over 2 years ago • 3 mins
Big US retailers announced broadly positive quarterly updates last week, suggesting shoppers have been happy to spend, spend, spend.
✍️ Connecting The Dots
It’s a tale as old as time: Americans are locked down because of a pandemic, receive stimulus checks from the government to keep them ticking over, and, when they’re eventually released into a reopened economy, spend money like it’s going out of fashion.
So don’t let Amazon’s weaker-than-expected earnings fool you: the giant’s retail sales were still up 16% on the same time last year, even though ecommerce sales have been dropping off as people put their cash toward outdoor experiences instead. Store-based rivals Walmart and Target have been going strong too, probably because customers are bound to need something these vendors of everything sell.
But it was a different story for Home Depot, as out-and-about customers started to spend less on their own four walls. The home improvement retailer posted a better-than-expected update, sure, but it missed on “comparable sales growth” – a key metric for retailers that shows revenue growth at pre-existing stores. And if old stores aren’t doing as well as hoped, it’s probably only a matter of time before the new ones – and the company as a whole – start to see a tail-off in growth. That’s probably why investors ditched Home Depot’s shares last week.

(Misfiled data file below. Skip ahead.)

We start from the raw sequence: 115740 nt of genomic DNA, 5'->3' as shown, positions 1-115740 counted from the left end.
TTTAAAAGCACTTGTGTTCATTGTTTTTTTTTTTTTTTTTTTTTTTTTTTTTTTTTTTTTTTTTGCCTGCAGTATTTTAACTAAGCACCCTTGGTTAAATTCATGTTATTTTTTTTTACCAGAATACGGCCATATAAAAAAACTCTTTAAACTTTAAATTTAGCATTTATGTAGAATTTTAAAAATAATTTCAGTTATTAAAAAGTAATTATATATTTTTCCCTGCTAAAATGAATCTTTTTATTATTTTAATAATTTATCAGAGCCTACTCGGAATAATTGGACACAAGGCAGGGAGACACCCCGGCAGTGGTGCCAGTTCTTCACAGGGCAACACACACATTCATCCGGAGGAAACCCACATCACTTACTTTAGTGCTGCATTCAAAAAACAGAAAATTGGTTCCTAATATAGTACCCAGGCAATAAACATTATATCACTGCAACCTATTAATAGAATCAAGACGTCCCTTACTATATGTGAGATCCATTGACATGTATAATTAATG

1. Retail stocks aren’t a monolith.
Most major retailers all have the same business models: buy low, sell high, and pocket the difference. But each subsector’s drivers of demand couldn’t be more different: department stores like Macy’s and Kohl’s, for instance, fell out of fashion while we were locked in our homes, but they turned in expectation-beating results last quarter as people escaped their homes. It’s worth bearing in mind, then, that buying and selling retailers as a single group is usually too simplistic an investment approach.
2. Next quarter probably won’t be as bombastic.
Analysts agree that the second quarter’s record earnings growth will only start to slow down in the coming quarters, but the next few months could prove particularly tough for retailers. Fresh data out on Tuesday showed US retail sales fell by a higher-than-expected 1.1% in July compared to the month before, which could be a sign of things to come. Analysts floated a couple of potential reasons for the drop: customers have probably used up their stimulus checks, and they seem to be spending more on things like food and drink at the expense of online shopping, car purchases, and DIY supplies.
🎯 Also On Our Radar
Another week, another victim of the global microchip shortage. Last week was Toyota’s turn: the Japanese carmaker announced that it had cut its production by 40%. The company had gone into this crisis with a healthy stockpile of chips, having learned tough lessons from previous natural disasters. So the fact that it’s running out too shows just how dire the situation is.
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